But Molnar denied that he ever worked with Sabo. Molnar said Sabo was introduced to him by a foreign financial advisor, whom he met at a meeting of the chamber of commerce.
“I found it fascinating that a person from Serbia tells me about his interests. I listened to him and tried to understand what was his deal. Unfortunately, I didn’t succeed,” said Molnar adding that Sabo’s business ideas were “confused.”
“I don’t really remember what he was talking about, because this happened about 10 years ago. He didn’t speak English well so we barely understood each other,” Molnar said.
Although documents leaked from Mossack Fonseca show Molnar as a shareholder of Greenocean Corp. he said that he never founded any offshore company.
“I vaguely remember once initiating the foundation of two companies in order to implement a business idea. However, this plan failed before the foundation of the companies, so I didn’t pay the fees for founding them, nor did I take over the companies,” Molnar said.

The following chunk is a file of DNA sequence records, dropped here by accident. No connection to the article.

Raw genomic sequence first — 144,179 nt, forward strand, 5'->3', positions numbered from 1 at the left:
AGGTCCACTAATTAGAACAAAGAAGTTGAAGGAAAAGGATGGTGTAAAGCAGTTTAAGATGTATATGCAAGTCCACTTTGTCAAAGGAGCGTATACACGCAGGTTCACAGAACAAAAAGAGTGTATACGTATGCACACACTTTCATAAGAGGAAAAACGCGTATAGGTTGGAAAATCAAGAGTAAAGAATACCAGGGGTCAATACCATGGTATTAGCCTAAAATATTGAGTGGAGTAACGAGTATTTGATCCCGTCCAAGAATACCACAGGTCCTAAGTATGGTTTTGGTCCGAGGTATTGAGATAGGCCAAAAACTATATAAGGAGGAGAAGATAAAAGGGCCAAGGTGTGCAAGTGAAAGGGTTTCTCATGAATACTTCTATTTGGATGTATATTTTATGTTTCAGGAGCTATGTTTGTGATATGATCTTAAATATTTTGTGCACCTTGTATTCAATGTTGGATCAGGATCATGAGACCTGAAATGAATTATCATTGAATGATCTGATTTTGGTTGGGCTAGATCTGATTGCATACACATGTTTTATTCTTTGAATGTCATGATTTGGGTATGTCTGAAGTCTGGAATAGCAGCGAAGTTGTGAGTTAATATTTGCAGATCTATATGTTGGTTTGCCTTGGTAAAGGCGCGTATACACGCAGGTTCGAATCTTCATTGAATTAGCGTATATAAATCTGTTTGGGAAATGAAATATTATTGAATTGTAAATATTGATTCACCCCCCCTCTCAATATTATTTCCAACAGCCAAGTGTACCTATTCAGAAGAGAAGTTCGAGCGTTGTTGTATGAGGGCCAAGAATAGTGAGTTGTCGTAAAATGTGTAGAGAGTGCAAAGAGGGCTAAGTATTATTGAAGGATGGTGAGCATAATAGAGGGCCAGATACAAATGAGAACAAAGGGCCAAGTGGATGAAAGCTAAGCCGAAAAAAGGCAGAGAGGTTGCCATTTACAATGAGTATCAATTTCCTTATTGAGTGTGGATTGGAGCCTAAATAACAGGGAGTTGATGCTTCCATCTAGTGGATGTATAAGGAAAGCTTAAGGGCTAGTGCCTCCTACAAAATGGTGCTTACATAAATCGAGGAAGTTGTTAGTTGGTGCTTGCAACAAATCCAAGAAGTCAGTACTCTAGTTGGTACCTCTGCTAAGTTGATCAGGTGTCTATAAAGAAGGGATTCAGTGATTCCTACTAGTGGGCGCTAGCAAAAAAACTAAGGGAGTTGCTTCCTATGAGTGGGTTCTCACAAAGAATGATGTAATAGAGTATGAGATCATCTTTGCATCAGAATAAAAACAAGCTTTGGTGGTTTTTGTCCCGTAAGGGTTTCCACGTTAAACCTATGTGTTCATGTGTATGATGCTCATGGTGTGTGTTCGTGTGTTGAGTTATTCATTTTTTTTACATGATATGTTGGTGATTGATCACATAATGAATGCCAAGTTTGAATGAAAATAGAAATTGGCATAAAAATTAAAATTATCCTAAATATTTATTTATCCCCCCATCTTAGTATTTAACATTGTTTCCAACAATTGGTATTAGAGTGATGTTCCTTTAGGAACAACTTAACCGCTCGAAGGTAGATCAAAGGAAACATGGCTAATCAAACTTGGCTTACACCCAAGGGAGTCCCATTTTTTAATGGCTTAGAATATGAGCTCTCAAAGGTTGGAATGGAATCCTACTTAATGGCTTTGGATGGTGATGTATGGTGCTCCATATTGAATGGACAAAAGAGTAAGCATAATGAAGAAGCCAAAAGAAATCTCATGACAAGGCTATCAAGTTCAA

Sabo told the reporters that none of the offshore companies in which he was representative had any businesses in Serbia.
“Only Greenocean was doing something, it had businesses in Slovakia and in Africa, but those weren’t big businesses. It was engaged in trading fertilizer,” Sabo said.
When journalists asked him why the representative of the Greenocean Corp. was switched to Jelena Terzić, he said that he didn’t want to have power of attorney for that company.
“The reasons were private. At first I wanted to be a representative, but then I changed my mind,” he said.
Jelena Terzić is his common-law wife.